Archive for November, 2007

STB To SingTel

Credit : National Archives of Singapore

This was the first type of phone my Godparents had in the 60s/70s. No choice of color for the phones back then, I think. Not many households are able to afford a telephone; my parents do not have one too.

I remember my Godparents got engaged those telephone cleaning lady to clean the phone every now and then. The cleaning lady would carried a hard bag like those cosmetic makeup bag, containing all her cleaning kids. She would changed the white color mouth piece ‘filter’ and then sprayed some ‘fragrance’ onto it. And they wore those gloves when doing the cleaning of telephone.

So what does STB stands for? It stands for Singapore Telephone Board. And its logo back then has a swallow bird – don’t know why?

Even the telephone carried the logo, as shown on the telephone above.

Back then the bills envelopes are like this;

See the above envelope. So in 1971, it was still STB and the postage back then was 6 cents!

OK, Singapore had its first telephone service in 1879, almost 128 years! The British were providing the telephone services until 1955. In 1955, STB was formed.

TAS (Telecommunications Authority of Singapore) provided overseas services while STB on local services. In 1974, both merged to form Singapore Telecom.

So when did we first have our push button phone? That should be August 1970. By early 1980s, all rotary phones were replaced by push button phone. Regret didn’t keep one of those rotary phone or the first generation of the push button phone with the Telecom logo at the bottom.

Here is the First Day Cover for the 100 years of Telephone Service in 1974;

So what will be the next change be?

Five Stones

Credit : National Heritage Board, Singapore

I remember when I was in Primary School, the girls in my class were playing five stones whenever the teacher was missing in action. I have never tried playing them as I thought it was more of a girls’ game. So until now, I’ve yet to play them.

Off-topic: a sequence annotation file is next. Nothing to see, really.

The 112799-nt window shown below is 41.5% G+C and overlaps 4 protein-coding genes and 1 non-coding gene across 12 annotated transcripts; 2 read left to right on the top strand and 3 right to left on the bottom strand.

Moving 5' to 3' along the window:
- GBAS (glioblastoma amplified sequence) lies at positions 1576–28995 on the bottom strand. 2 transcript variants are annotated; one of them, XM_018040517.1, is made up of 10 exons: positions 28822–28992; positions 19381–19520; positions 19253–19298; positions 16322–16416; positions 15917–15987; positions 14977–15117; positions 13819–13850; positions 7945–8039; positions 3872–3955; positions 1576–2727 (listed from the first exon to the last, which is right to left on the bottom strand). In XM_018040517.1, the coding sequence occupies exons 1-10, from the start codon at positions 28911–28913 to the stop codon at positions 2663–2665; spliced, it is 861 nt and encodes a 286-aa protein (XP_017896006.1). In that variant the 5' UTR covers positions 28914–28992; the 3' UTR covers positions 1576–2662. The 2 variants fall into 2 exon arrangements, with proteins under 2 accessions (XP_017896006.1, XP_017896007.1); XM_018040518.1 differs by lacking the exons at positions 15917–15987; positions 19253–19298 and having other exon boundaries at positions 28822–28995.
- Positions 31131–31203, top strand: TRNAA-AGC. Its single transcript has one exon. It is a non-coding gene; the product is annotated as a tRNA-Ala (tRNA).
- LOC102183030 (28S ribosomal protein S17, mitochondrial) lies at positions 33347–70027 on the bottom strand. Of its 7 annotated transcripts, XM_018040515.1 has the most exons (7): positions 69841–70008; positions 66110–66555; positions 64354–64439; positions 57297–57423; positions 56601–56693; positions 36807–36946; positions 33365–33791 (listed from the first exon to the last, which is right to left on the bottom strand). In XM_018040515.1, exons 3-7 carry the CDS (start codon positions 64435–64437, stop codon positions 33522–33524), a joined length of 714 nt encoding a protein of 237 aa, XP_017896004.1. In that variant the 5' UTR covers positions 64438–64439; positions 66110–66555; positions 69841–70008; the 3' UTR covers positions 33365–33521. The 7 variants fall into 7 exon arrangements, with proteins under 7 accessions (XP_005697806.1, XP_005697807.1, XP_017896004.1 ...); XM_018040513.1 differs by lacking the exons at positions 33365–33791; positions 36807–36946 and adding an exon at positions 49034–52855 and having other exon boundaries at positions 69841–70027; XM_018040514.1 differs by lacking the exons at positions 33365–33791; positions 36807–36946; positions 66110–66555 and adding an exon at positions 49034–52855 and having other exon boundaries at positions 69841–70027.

They seems to have disappear from my memory until recently this year I saw them again at the National Heritage Fair at Suntec. Likes see how it was played;

So why was it called Five Stones since the pyramid bag contained either beans or sand. It is because Five Stones was originally played with real stones or pebbles. To play the game, one has to complete a series of complicated movement by tossing and catching the stones without missing them. The movement becomes more complicated as one proceed on.

Merdeka Bridge (独立桥)

My dad always mentioned to me a certain place near 独立桥, and I stopped to ponder for a short while – where is this 独立桥..or Merdeka Bridge. Not many people nowadays talk about this Bridge. It’s not mentioned for quite sometime and even I also have to ‘rewind’ my memory to recall where is this Bridge haha.

The younger generation may ask where exactly is Merdeka Bridge in Singapore? In the 50s to 70s, this bridge was commonly known as 独立桥 (Independence Bridge) by the Chinese. ‘Merdeka’ is a Malay word which means Freedom or Independence.

In fact from 50s to the 70s, Merdeka Bridge was mentioned frequently by the people. As time goes by especially in the late 80s onwards, Nicoll Highway was mentioned instead of Merdeka Bridge as Merdeka Bridge is just part of the Nicoll Highway.